About Greg Katz

The idea of quilting started as I watched a college friend make patchwork pillows.  One day she asked if I wanted to try and all I remember is her repeatedly hounding me that all my seams had to match.  The real quilting started in 1992 when I took an actual class and I squelched my creativity in the name of following patterns.  Then came the revelation that I could create work that wasn’t a pattern and the work could begin to reflect my life on the physical, emotional and spiritual levels.  This insight was freeing and daunting because now I would be expressing myself from my core, sharing my beliefs, and asking tough questions about life and its meaning.

Although I’m not a Buddhist through osmosis I make a point of sitting in the question and allowing the answer to come forth through my art.  The work is about creating a place of safety and inquiry while tickling and tantalizing the senses, allowing each person who experiences the work to feel fully alive. 

I returned to school two years ago to pursue a PhD in wisdom studies.  My personal emphasis is on the impact of art on healing the body, mind and spirit.  I’m paying particular attention to staying conscious with each mark I make on the cloth.  Much of my recent work includes seed stitching because of its meditative nature.  Engaging in this type of active meditation brings forth the exhilaration I experience by creating the art.  It encourages me to continue telling the story as if each stitch were a letter of the alphabet combining together to make words through symbols.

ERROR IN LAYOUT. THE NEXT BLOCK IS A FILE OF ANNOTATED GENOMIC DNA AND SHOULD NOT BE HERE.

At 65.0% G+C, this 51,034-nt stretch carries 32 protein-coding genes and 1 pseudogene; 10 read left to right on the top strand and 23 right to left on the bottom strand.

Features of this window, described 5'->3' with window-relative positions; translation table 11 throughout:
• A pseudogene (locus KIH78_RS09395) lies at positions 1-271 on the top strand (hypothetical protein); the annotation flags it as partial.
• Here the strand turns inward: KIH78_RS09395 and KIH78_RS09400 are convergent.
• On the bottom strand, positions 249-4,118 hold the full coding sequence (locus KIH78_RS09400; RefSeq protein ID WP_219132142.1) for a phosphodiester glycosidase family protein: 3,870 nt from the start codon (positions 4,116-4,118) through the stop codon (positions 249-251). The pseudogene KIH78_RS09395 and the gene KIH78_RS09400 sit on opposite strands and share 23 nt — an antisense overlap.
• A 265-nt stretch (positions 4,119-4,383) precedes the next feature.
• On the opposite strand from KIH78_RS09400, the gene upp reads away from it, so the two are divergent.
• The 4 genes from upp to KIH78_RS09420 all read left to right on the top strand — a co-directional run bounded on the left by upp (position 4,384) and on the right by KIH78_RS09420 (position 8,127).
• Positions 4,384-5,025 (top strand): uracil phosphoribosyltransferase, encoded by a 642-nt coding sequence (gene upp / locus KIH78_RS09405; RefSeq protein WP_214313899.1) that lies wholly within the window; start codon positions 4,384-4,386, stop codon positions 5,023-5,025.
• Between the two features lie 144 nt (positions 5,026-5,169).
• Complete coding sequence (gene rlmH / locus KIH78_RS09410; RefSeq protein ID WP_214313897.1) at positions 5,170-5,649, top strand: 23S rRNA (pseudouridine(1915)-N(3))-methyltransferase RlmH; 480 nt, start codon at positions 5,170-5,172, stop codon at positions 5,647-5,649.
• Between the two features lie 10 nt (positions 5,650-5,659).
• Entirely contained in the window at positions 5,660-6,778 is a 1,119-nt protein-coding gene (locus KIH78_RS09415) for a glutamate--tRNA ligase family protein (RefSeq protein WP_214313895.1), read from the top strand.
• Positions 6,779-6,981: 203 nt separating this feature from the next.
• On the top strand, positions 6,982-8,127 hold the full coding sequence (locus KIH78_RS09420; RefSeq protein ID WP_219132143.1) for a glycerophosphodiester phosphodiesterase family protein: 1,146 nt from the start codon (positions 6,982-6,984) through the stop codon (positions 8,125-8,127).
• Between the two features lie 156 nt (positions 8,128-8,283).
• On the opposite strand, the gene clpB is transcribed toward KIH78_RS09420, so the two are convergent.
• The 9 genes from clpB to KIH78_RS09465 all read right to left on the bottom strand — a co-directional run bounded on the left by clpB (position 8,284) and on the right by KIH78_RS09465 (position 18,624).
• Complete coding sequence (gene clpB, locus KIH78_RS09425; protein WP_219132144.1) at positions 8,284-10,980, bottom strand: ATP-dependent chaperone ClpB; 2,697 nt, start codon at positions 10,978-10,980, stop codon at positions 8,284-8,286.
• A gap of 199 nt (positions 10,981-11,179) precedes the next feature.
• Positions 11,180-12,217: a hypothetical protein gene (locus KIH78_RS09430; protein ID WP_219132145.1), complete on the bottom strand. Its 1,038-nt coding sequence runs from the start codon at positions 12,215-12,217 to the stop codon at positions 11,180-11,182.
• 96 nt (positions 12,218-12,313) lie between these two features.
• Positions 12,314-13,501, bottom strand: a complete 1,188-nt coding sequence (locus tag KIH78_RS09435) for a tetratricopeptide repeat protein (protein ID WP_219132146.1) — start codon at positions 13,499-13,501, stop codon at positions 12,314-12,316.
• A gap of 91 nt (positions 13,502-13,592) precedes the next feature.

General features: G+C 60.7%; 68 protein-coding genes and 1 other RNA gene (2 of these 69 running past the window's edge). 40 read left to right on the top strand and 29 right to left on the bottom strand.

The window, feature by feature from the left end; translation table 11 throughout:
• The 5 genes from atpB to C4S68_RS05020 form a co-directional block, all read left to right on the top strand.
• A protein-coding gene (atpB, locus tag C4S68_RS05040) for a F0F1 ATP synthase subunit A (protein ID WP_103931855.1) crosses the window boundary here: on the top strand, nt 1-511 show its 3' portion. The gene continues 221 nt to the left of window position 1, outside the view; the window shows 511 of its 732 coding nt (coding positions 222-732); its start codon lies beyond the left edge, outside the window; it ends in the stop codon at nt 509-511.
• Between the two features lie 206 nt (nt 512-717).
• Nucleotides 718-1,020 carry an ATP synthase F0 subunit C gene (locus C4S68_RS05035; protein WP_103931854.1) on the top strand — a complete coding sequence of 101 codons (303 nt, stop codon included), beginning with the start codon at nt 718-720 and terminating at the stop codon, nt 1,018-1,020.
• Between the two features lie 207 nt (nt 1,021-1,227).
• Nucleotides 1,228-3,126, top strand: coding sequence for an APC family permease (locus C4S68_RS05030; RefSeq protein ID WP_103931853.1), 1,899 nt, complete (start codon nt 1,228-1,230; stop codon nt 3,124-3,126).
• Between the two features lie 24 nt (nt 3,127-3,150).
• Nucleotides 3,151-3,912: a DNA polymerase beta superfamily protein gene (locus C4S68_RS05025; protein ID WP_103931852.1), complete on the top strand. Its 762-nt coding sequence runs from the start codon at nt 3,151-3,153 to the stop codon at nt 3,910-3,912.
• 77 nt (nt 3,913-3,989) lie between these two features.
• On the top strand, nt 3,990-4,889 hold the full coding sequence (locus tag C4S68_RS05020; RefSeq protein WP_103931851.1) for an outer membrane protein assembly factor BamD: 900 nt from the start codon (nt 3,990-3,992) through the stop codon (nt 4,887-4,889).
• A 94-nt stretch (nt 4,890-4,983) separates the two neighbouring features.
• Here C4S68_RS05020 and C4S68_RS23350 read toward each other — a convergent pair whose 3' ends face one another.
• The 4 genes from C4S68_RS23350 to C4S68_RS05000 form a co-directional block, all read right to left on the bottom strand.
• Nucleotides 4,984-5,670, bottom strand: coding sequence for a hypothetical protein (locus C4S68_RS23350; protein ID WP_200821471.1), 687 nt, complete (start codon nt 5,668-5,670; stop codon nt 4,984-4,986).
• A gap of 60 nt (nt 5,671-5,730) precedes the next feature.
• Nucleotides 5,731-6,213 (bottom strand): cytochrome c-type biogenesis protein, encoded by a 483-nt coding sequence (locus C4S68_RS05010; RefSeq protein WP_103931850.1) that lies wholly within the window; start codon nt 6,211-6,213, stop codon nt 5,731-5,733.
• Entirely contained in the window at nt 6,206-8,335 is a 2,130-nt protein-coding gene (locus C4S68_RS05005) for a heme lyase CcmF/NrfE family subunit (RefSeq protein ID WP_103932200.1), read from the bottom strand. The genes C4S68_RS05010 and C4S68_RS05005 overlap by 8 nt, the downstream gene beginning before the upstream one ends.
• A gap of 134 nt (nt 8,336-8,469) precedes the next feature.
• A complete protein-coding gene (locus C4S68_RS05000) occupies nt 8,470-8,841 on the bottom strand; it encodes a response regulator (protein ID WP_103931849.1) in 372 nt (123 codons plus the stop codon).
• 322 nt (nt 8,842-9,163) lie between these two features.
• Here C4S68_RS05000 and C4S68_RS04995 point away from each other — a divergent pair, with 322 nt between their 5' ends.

The current body of work is focused on health and healing.  It consists of panels approximately 20” wide and 45” long (reminiscent of a wall hanging in a Japanese Tea Room).  The work meant to hang as an installation will provide the viewer (focusing on those facing a health challenge) to experience sacred space through art.  The viewer can find pieces that resonate with them and that hopefully will inspire their own creative expression on their own journey to wellness.


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